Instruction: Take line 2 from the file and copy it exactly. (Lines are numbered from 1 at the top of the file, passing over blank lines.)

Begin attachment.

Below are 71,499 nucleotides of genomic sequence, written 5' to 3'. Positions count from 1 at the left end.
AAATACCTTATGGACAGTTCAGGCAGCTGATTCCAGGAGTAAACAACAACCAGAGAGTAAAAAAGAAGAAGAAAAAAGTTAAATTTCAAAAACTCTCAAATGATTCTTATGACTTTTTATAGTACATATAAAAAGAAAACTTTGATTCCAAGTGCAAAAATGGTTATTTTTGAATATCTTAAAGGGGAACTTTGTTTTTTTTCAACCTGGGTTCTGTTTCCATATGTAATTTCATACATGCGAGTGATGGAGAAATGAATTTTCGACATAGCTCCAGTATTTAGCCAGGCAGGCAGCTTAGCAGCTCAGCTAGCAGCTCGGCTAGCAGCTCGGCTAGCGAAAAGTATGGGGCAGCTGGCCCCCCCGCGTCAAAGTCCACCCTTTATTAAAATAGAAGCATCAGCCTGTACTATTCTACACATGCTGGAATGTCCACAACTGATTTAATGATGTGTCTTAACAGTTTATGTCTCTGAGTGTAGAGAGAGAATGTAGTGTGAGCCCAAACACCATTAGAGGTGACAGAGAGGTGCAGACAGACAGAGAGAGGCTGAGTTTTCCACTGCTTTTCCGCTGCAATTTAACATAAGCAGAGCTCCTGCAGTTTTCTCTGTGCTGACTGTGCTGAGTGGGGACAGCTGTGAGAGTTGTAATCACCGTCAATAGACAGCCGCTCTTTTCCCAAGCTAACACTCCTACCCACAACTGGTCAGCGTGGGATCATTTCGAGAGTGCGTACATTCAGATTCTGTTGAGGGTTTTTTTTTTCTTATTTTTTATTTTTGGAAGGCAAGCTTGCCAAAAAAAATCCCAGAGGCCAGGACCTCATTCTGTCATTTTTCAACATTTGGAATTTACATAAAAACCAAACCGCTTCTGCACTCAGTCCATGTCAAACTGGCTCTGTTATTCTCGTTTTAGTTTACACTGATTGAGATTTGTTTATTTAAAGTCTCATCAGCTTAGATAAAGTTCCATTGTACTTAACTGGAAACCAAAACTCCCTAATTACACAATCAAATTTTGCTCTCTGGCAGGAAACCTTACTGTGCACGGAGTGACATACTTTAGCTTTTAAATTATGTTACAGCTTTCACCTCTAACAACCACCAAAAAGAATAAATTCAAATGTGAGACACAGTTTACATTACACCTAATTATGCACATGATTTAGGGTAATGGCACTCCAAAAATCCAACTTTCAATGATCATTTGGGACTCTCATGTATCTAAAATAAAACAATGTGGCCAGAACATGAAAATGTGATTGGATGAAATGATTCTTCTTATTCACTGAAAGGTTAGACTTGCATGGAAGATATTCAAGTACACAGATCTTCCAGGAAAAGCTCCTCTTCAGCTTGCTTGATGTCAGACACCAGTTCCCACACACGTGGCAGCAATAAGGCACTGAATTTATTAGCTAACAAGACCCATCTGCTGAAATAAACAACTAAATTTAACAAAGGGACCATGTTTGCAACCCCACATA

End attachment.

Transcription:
AAATACCTTATGGACAGTTCAGGCAGCTGATTCCAGGAGTAAACAACAACCAGAGAGTAAAAAAGAAGAAGAAAAAAGTTAAATTTCAAAAACTCTCAAATGATTCTTATGACTTTTTATAGTACATATAAAAAGAAAACTTTGATTCCAAGTGCAAAAATGGTTATTTTTGAATATCTTAAAGGGGAACTTTGTTTTTTTTCAACCTGGGTTCTGTTTCCATATGTAATTTCATACATGCGAGTGATGGAGAAATGAATTTTCGACATAGCTCCAGTATTTAGCCAGGCAGGCAGCTTAGCAGCTCAGCTAGCAGCTCGGCTAGCAGCTCGGCTAGCGAAAAGTATGGGGCAGCTGGCCCCCCCGCGTCAAAGTCCACCCTTTATTAAAATAGAAGCATCAGCCTGTACTATTCTACACATGCTGGAATGTCCACAACTGATTTAATGATGTGTCTTAACAGTTTATGTCTCTGAGTGTAGAGAGAGAATGTAGTGTGAGCCCAAACACCATTAGAGGTGACAGAGAGGTGCAGACAGACAGAGAGAGGCTGAGTTTTCCACTGCTTTTCCGCTGCAATTTAACATAAGCAGAGCTCCTGCAGTTTTCTCTGTGCTGACTGTGCTGAGTGGGGACAGCTGTGAGAGTTGTAATCACCGTCAATAGACAGCCGCTCTTTTCCCAAGCTAACACTCCTACCCACAACTGGTCAGCGTGGGATCATTTCGAGAGTGCGTACATTCAGATTCTGTTGAGGGTTTTTTTTTTCTTATTTTTTATTTTTGGAAGGCAAGCTTGCCAAAAAAAATCCCAGAGGCCAGGACCTCATTCTGTCATTTTTCAACATTTGGAATTTACATAAAAACCAAACCGCTTCTGCACTCAGTCCATGTCAAACTGGCTCTGTTATTCTCGTTTTAGTTTACACTGATTGAGATTTGTTTATTTAAAGTCTCATCAGCTTAGATAAAGTTCCATTGTACTTAACTGGAAACCAAAACTCCCTAATTACACAATCAAATTTTGCTCTCTGGCAGGAAACCTTACTGTGCACGGAGTGACATACTTTAGCTTTTAAATTATGTTACAGCTTTCACCTCTAACAACCACCAAAAAGAATAAATTCAAATGTGAGACACAGTTTACATTACACCTAATTATGCACATGATTTAGGGTAATGGCACTCCAAAAATCCAACTTTCAATGATCATTTGGGACTCTCATGTATCTAAAATAAAACAATGTGGCCAGAACATGAAAATGTGATTGGATGAAATGATTCTTCTTATTCACTGAAAGGTTAGACTTGCATGGAAGATATTCAAGTACACAGATCTTCCAGGAAAAGCTCCTCTTCAGCTTGCTTGATGTCAGACACCAGTTCCCACACACGTGGCAGCAATAAGGCACTGAATTTATTAGCTAACAAGACCCATCTGCTGAAATAAACAACTAAATTTAACAAAGGGACCATGTTTGCAACCCCACATA